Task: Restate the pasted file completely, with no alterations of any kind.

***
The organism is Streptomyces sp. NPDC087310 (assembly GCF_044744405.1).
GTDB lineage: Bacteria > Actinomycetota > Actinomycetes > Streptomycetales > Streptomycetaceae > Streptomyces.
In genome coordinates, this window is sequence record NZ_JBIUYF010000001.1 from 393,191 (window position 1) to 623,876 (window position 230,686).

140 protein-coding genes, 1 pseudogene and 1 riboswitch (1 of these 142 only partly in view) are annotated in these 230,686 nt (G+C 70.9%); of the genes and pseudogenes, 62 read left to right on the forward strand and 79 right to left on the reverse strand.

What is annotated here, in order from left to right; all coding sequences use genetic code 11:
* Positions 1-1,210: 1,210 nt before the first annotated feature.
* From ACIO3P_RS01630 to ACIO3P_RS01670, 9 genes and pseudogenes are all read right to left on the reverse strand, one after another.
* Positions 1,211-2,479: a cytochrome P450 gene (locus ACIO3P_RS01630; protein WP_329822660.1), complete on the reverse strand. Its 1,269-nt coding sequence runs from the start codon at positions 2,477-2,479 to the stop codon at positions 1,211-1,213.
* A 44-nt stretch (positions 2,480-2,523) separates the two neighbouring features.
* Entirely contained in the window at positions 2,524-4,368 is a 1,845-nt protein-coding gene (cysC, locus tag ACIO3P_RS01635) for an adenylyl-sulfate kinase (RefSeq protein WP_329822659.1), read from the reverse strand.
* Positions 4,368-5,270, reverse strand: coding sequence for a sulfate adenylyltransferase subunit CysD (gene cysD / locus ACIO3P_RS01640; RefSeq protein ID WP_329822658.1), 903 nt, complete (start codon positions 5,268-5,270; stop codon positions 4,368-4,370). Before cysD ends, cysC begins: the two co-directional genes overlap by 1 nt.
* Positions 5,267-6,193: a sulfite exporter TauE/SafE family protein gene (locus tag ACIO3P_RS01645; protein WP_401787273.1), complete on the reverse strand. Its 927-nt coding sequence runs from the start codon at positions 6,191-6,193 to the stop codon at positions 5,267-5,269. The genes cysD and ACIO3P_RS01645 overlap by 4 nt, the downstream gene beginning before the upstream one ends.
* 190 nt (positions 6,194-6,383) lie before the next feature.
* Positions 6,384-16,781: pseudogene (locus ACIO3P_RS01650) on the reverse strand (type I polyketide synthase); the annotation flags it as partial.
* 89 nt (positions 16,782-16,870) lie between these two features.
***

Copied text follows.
The organism is Streptomyces sp. NPDC087310 (assembly GCF_044744405.1).
GTDB lineage: Bacteria > Actinomycetota > Actinomycetes > Streptomycetales > Streptomycetaceae > Streptomyces.
In genome coordinates, this window is sequence record NZ_JBIUYF010000001.1 from 393,191 (window position 1) to 623,876 (window position 230,686).

140 protein-coding genes, 1 pseudogene and 1 riboswitch (1 of these 142 only partly in view) are annotated in these 230,686 nt (G+C 70.9%); of the genes and pseudogenes, 62 read left to right on the forward strand and 79 right to left on the reverse strand.

What is annotated here, in order from left to right; all coding sequences use genetic code 11:
* Positions 1-1,210: 1,210 nt before the first annotated feature.
* From ACIO3P_RS01630 to ACIO3P_RS01670, 9 genes and pseudogenes are all read right to left on the reverse strand, one after another.
* Positions 1,211-2,479: a cytochrome P450 gene (locus ACIO3P_RS01630; protein WP_329822660.1), complete on the reverse strand. Its 1,269-nt coding sequence runs from the start codon at positions 2,477-2,479 to the stop codon at positions 1,211-1,213.
* A 44-nt stretch (positions 2,480-2,523) separates the two neighbouring features.
* Entirely contained in the window at positions 2,524-4,368 is a 1,845-nt protein-coding gene (cysC, locus tag ACIO3P_RS01635) for an adenylyl-sulfate kinase (RefSeq protein WP_329822659.1), read from the reverse strand.
* Positions 4,368-5,270, reverse strand: coding sequence for a sulfate adenylyltransferase subunit CysD (gene cysD / locus ACIO3P_RS01640; RefSeq protein ID WP_329822658.1), 903 nt, complete (start codon positions 5,268-5,270; stop codon positions 4,368-4,370). Before cysD ends, cysC begins: the two co-directional genes overlap by 1 nt.
* Positions 5,267-6,193: a sulfite exporter TauE/SafE family protein gene (locus tag ACIO3P_RS01645; protein WP_401787273.1), complete on the reverse strand. Its 927-nt coding sequence runs from the start codon at positions 6,191-6,193 to the stop codon at positions 5,267-5,269. The genes cysD and ACIO3P_RS01645 overlap by 4 nt, the downstream gene beginning before the upstream one ends.
* 190 nt (positions 6,194-6,383) lie before the next feature.
* Positions 6,384-16,781: pseudogene (locus ACIO3P_RS01650) on the reverse strand (type I polyketide synthase); the annotation flags it as partial.
* 89 nt (positions 16,782-16,870) lie between these two features.